One of the arguments often used against policy support for wind power is that it is a “mature technology.” The point being, if there’s little that can be done to make it more economical, it makes little sense to invest scarce resources in the sector. Some even take the argument a step further and say that continued public support – through mechanisms like the production tax credit – are counterproductive to cost improvement because they allow wind energy developers to prosper without getting better.
And the truth is, according to a U.S. government analysis completed in May 2012 [PDF], the levelized cost of wine energy, after dropping steeply from 1990 to 2003, crept up throughout the second half of the past decade.
“(B)eginning in about 2003 and continuing through the latter half of the past decade, wind power capital costs increased – driven by rising commodity and raw materials prices, increased labor costs, improved manufacturer profitability, and turbine upscaling – thus pushing wind’s LCOE upward in spite of continued performance improvements, despite improvements in technology,” the report stated.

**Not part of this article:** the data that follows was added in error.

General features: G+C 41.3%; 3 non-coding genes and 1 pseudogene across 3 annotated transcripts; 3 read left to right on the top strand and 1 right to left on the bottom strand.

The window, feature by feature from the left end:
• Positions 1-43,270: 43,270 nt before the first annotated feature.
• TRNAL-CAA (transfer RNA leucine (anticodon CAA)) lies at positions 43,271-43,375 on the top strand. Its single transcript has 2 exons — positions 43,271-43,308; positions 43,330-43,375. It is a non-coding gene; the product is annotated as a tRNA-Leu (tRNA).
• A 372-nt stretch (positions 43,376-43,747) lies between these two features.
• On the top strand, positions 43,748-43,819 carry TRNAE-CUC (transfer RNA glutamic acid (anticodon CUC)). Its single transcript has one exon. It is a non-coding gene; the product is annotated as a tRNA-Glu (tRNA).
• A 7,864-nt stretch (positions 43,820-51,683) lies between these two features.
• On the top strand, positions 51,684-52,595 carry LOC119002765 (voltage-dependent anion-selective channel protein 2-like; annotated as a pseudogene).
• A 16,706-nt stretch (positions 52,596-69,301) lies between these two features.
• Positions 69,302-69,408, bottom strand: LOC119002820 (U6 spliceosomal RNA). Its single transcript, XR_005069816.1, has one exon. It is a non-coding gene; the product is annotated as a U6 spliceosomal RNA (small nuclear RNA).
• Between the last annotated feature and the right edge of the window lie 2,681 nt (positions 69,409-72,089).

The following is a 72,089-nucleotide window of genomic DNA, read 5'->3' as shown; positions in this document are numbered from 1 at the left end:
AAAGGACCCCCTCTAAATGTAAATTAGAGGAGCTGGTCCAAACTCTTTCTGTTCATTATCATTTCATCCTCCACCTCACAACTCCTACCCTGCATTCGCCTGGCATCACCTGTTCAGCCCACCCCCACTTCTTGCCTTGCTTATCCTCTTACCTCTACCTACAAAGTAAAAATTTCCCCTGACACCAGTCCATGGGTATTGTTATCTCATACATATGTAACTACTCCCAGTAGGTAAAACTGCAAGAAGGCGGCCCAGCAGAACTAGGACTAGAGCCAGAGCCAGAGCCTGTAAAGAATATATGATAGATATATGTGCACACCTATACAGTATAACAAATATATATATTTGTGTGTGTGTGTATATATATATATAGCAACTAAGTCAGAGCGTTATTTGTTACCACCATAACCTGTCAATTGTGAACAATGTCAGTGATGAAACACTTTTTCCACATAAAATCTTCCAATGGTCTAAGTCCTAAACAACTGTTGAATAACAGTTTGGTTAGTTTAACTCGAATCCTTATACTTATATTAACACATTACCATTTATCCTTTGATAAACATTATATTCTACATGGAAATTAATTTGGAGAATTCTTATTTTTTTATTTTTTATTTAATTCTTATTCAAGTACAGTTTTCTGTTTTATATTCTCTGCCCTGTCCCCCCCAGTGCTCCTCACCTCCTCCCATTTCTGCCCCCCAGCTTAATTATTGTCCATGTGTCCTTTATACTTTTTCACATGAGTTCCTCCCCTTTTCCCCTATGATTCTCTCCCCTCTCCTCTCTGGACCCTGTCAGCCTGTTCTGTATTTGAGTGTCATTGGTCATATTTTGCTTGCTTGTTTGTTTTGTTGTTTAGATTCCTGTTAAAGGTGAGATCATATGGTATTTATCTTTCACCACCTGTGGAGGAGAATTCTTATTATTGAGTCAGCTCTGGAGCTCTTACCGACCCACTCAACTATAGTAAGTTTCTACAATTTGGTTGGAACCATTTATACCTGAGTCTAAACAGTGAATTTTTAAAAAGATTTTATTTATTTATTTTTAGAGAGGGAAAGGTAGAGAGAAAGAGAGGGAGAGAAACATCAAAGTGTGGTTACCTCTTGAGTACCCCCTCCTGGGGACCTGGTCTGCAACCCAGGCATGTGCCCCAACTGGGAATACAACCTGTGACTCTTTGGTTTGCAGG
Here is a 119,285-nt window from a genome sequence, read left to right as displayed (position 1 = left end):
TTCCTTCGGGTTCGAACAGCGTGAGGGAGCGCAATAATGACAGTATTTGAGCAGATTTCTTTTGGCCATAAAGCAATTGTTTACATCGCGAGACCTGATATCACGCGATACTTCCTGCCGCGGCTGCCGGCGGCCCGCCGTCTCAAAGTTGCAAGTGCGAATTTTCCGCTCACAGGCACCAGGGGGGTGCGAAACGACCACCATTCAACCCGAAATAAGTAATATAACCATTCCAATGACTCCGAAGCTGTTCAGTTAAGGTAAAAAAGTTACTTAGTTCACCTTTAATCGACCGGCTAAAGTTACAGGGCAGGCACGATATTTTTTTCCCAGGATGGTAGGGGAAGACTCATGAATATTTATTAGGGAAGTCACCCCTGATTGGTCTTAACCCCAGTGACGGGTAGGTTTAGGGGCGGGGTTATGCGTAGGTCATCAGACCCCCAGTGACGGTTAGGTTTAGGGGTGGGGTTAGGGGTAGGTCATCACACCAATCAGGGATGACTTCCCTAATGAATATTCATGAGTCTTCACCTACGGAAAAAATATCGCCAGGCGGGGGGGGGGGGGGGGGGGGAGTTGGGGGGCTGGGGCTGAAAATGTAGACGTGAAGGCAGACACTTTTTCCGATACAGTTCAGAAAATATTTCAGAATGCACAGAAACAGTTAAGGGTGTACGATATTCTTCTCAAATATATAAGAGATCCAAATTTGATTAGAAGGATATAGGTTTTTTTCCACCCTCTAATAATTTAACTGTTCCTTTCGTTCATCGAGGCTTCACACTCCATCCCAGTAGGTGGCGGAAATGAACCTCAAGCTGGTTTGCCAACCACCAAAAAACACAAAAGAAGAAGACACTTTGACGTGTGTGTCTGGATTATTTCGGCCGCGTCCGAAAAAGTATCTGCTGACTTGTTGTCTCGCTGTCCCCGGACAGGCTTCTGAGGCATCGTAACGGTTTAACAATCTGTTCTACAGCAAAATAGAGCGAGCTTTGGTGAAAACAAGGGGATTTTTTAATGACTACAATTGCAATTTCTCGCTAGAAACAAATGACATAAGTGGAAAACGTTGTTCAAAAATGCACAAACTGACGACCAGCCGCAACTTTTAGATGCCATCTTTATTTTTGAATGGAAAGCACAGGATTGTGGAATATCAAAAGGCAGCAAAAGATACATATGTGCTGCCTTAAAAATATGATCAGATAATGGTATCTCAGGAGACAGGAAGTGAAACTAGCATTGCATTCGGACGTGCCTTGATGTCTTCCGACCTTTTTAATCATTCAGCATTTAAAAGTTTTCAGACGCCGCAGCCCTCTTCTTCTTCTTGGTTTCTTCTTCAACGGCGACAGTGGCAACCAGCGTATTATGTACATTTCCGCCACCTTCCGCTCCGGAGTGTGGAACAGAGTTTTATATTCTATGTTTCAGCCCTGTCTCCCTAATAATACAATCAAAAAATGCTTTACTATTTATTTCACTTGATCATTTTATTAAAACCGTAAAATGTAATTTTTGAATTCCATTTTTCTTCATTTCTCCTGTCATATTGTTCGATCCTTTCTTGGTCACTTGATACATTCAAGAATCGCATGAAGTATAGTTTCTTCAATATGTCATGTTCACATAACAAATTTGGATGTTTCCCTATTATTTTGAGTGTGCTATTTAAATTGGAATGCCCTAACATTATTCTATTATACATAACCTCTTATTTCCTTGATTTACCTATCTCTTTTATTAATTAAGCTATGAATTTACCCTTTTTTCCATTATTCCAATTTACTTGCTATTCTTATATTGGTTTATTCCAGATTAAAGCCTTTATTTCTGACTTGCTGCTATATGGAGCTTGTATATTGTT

But more recent trends suggested LCOE’s are dropping again, thanks to costs flattening and performance continuing to improve. The question is, can the trend continue, making onshore wind competitive in what will eventually – and perhaps sooner than the industry likes – be a post-PTC world?
If you listen to GE it can – through the use of its newest turbine. The company just unveiled its 2.5-120 turbine, calling it “the world’s most efficient high-output wind turbine,” and saying it offered “a 25 percent increase in efficiency and a 15 percent increase in power output compared to GE’s current model.”
It’s the brains that make the thing better, GE said. It even used the word “brilliant” to describe the machine, aimed at pulling maximum power out of lower-wind sites and at integrating energy storage.
“Our 2.5-120 is the first wind turbine that utilizes the Industrial Internet to help manage the intermittency of wind, providing smooth, predictable power to the world regardless of what Mother Nature throws its way,” Vic Abate, vice president of GE’s renewable energy business, said in a statement. “Analyzing tens of thousands of data points every second, the 2.5-120 integrates energy storage and advanced forecasting algorithms while communicating seamlessly with neighboring turbines, service technicians and customers.”
GE said the first prototype of the 2.5-120 will be installed in the Netherlands next month, and given the company’s smooth-running PR machine, we’ll expect to hear frequent updates as it makes it way into the market.